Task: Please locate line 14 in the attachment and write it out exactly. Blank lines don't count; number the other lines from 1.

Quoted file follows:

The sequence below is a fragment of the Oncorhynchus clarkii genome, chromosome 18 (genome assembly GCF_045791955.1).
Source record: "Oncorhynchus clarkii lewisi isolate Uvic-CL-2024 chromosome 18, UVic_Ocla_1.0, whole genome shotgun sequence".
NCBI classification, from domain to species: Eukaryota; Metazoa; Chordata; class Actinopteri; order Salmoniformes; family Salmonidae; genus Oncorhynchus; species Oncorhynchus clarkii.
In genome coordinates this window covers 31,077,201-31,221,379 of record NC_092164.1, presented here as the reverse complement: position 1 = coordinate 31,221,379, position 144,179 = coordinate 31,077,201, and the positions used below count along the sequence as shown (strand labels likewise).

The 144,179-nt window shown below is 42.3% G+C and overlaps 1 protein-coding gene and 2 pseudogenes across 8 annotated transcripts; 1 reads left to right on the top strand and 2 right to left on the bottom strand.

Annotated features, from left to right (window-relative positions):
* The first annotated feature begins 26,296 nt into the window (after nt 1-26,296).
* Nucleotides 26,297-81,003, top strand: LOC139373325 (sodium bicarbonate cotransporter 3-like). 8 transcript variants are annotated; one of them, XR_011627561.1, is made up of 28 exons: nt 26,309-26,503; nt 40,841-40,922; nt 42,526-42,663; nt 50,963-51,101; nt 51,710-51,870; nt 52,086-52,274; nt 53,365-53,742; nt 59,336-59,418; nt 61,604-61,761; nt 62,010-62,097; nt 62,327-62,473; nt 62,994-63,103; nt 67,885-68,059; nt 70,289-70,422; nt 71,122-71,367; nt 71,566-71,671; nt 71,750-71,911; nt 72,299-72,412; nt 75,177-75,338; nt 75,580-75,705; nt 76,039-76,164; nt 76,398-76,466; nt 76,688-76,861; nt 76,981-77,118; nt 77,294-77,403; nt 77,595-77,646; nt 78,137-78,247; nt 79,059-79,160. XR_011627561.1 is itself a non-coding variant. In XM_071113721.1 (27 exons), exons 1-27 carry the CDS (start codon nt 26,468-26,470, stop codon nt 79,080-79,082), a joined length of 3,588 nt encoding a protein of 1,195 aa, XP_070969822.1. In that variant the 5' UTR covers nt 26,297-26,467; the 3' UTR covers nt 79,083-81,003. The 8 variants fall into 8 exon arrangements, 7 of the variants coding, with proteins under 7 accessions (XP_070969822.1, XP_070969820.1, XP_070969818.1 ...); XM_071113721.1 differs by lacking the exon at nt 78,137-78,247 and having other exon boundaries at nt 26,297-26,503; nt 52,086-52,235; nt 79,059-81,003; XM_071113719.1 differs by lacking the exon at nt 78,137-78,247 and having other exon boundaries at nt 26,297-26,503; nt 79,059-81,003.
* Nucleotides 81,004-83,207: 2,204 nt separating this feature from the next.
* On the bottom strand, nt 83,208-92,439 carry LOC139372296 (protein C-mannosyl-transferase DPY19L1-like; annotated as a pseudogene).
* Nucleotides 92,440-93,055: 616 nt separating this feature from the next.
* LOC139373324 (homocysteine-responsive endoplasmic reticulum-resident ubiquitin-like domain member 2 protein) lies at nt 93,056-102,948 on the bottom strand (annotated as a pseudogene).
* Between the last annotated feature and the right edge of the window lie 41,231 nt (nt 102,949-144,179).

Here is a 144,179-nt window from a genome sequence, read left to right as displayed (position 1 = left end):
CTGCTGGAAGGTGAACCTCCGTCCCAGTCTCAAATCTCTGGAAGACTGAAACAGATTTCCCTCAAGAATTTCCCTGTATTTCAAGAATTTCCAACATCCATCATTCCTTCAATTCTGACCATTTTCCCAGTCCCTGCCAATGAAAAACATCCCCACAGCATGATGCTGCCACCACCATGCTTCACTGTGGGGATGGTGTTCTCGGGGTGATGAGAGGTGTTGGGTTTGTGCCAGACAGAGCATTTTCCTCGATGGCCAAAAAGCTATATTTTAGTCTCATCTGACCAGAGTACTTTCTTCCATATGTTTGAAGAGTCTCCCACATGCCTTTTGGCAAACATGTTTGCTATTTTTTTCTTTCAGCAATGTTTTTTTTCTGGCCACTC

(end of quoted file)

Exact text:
Here is a 144,179-nt window from a genome sequence, read left to right as displayed (position 1 = left end):